Jon Hilsenrath, a well-respected reporter for the Wall Street Journal, made big waves over the weekend with a report saying, “Federal Reserve officials have mapped out a strategy for winding down an unprecedented $85 billion-a-month bond-buying program meant to spur the economy.”
OK, now that the grenade has been thrown out there … everybody just relax.
Here’s the takeaway: The Fed is not pulling the plug anytime soon, and the drawdown of bond-buying is ultimately a good thing for the fiscal solvency of the country and the economy at large.
Consider that on Monday morning, the major indices erased their before-the-bell losses on unexpectedly strong retail sales. Another positive economic data point in a long string of numbers is precisely why the Fed is considering an exit strategy. It’s not like the Fed floated this balloon when we still had double-digit unemployment, or is considering an exit as housing prices plummet.
Personally, I think the revelation is noteworthy because of what it says about where the U.S. is at right now, and how far we’ve come.
For the first time since the financial crisis, there is actually serious talk about the economy getting its act together in the next year or so. With inflation very much under control and the unemployment rate slowly edging down toward that 6.5% unemployment target set last year by Ben Bernanke and the Federal Reserve … it’s not insane to think we might not need QE in 2014.
That’s not to say that there won’t some hiccups along the way, delaying the drawdown of stimulus. But don’t worry about this plan alone gutting the stock market — today, tomorrow or a year from now.
Because ultimately, the end of QE will be a sign that the economy can finally stand on its own two feet.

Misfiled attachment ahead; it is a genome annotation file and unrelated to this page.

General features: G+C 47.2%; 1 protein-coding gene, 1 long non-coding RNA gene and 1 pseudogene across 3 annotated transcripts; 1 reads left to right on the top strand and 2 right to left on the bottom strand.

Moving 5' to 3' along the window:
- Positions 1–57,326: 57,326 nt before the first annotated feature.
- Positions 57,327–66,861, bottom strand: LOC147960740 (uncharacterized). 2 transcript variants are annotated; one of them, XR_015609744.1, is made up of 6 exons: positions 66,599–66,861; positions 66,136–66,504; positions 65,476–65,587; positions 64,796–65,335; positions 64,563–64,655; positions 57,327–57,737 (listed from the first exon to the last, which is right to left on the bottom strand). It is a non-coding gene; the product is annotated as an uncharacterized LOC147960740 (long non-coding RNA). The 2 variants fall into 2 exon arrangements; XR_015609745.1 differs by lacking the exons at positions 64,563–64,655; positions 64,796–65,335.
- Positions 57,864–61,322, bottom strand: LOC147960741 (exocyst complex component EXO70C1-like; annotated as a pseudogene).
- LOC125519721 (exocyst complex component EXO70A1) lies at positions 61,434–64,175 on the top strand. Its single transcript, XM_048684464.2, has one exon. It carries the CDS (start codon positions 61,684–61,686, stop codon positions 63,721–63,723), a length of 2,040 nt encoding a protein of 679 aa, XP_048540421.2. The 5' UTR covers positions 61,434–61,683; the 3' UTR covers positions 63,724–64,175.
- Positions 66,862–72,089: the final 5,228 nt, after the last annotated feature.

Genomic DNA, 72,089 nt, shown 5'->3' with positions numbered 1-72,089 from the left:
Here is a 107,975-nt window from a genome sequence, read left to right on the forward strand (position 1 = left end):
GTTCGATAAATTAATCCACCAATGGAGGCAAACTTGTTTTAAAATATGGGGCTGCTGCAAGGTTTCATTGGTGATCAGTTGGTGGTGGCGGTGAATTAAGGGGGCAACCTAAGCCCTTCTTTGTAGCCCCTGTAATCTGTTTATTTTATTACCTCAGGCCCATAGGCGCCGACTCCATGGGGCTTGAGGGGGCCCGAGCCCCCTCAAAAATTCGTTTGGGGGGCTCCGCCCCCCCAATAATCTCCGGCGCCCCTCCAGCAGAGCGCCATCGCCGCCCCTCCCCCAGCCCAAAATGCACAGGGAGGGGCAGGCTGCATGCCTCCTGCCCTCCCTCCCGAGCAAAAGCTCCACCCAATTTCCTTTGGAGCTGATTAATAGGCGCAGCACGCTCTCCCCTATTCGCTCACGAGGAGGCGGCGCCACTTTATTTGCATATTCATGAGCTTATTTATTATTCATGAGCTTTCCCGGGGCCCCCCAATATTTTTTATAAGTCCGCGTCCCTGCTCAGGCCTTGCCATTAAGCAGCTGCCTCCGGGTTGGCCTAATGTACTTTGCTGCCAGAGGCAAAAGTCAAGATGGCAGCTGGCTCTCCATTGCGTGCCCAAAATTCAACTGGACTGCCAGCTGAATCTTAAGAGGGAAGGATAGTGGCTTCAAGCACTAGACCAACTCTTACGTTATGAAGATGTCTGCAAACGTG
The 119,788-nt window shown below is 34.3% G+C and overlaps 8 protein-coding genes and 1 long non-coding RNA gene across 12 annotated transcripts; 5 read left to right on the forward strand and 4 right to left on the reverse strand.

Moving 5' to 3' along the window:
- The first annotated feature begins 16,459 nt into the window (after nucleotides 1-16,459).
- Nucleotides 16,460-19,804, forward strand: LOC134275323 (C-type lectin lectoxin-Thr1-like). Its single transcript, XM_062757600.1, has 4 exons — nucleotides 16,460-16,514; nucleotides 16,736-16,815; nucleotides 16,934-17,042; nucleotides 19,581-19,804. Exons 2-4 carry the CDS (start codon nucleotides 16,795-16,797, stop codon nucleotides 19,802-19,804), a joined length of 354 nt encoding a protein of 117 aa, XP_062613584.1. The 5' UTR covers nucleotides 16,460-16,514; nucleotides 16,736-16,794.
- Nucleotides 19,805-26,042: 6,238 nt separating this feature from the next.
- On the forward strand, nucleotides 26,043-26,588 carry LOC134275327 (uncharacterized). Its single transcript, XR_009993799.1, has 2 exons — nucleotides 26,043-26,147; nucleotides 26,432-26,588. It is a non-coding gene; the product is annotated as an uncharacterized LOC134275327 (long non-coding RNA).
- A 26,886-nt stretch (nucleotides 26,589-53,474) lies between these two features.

The initial reaction about Hilsenrath’s column was unsurprising. The end of bond-buying, zero-interest-rate policy and other monetary stimulus creates challenges for investors because it naturally will affect capital markets in a big way.
But anyone who has read either the minutes of the Federal Reserve or any column by Hilsenrath — including Friday’s report — should know that loose monetary policy will remain in place for many more months to come and that the end is not nigh. There’s plenty of time to adapt your strategy and for the markets to bake in this news.
Furthermore, everyone should have known that QE was going to end eventually. Contrary to what some Fed haters say, it was never intended to prop up the economy in perpetuity.
Like I said, strong data has prompted serious talk from Bernanke & Co. about the end of loose monetary policy. Presuming the numbers stay good, we should have nothing to fear from the Federal Reserve because the organic power of the American economy and U.S. stock market will ramp up to fill any void in the next year or two as the program starts to wane.
That’s as it should be. So just relax and keep calm. The market will adapt, and the Fed will give it plenty of time to do so.
And if the timeline is accelerated? Well, it would take a breakout in the economic data to prompt such a fast move — and that wouldn’t be cause for panic, either.
- Get all the details from Hilsenrath’s initial column. (WSJ)
- Great take from Josh Brown here about how the end of QE is actually the beginning of something new. (The Reformed Broker)
- Cullen Roche warns of overreaction to the exit strategy. (Pragmatic Capitalism)
- Not to confuse the Fed haters, but Mark Dow points out there is no real correlation between the Fed “printing money” and actual money supply. (Behavioral Macro)
Jeff Reeves is the editor of InvestorPlace.com and the author of “The Frugal Investor’s Guide to Finding Great Stocks.” Write him at firstname.lastname@example.org or follow him on Twitter via @JeffReevesIP. As of this writing, he did not own a position in any of the stocks named here.